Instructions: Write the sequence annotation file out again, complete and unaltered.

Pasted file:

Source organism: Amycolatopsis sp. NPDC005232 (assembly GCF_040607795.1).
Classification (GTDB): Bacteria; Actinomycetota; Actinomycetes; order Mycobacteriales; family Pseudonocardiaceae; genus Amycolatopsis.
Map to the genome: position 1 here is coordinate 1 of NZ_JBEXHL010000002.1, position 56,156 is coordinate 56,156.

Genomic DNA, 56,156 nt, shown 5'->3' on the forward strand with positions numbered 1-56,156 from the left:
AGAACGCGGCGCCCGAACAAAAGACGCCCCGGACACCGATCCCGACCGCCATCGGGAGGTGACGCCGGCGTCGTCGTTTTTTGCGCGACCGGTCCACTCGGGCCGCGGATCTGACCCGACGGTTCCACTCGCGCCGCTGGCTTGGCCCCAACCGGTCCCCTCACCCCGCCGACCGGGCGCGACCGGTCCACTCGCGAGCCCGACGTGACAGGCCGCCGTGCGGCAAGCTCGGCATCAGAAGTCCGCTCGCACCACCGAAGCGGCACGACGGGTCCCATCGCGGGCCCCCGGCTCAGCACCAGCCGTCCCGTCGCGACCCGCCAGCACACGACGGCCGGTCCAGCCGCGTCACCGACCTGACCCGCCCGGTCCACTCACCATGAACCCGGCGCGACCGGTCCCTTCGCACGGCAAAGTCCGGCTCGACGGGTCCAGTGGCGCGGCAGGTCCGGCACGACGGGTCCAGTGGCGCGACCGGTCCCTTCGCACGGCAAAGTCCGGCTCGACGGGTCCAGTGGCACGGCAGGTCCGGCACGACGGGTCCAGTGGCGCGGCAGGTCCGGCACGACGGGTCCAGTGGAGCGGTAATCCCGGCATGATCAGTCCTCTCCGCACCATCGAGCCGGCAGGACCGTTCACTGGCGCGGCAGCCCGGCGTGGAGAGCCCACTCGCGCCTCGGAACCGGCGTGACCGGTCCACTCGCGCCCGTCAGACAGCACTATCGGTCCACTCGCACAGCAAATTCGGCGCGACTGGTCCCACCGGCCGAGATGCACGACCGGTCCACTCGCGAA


Source organism: Amycolatopsis sp. NPDC005232 (assembly GCF_040607795.1).
Classification (GTDB): Bacteria; Actinomycetota; Actinomycetes; order Mycobacteriales; family Pseudonocardiaceae; genus Amycolatopsis.
Map to the genome: position 1 here is coordinate 1 of NZ_JBEXHL010000002.1, position 56,156 is coordinate 56,156.

Genomic DNA, 56,156 nt, shown 5'->3' on the forward strand with positions numbered 1-56,156 from the left:
AGAACGCGGCGCCCGAACAAAAGACGCCCCGGACACCGATCCCGACCGCCATCGGGAGGTGACGCCGGCGTCGTCGTTTTTTGCGCGACCGGTCCACTCGGGCCGCGGATCTGACCCGACGGTTCCACTCGCGCCGCTGGCTTGGCCCCAACCGGTCCCCTCACCCCGCCGACCGGGCGCGACCGGTCCACTCGCGAGCCCGACGTGACAGGCCGCCGTGCGGCAAGCTCGGCATCAGAAGTCCGCTCGCACCACCGAAGCGGCACGACGGGTCCCATCGCGGGCCCCCGGCTCAGCACCAGCCGTCCCGTCGCGACCCGCCAGCACACGACGGCCGGTCCAGCCGCGTCACCGACCTGACCCGCCCGGTCCACTCACCATGAACCCGGCGCGACCGGTCCCTTCGCACGGCAAAGTCCGGCTCGACGGGTCCAGTGGCGCGGCAGGTCCGGCACGACGGGTCCAGTGGCGCGACCGGTCCCTTCGCACGGCAAAGTCCGGCTCGACGGGTCCAGTGGCACGGCAGGTCCGGCACGACGGGTCCAGTGGCGCGGCAGGTCCGGCACGACGGGTCCAGTGGAGCGGTAATCCCGGCATGATCAGTCCTCTCCGCACCATCGAGCCGGCAGGACCGTTCACTGGCGCGGCAGCCCGGCGTGGAGAGCCCACTCGCGCCTCGGAACCGGCGTGACCGGTCCACTCGCGCCCGTCAGACAGCACTATCGGTCCACTCGCACAGCAAATTCGGCGCGACTGGTCCCACCGGCCGAGATGCACGACCGGTCCACTCGCGAA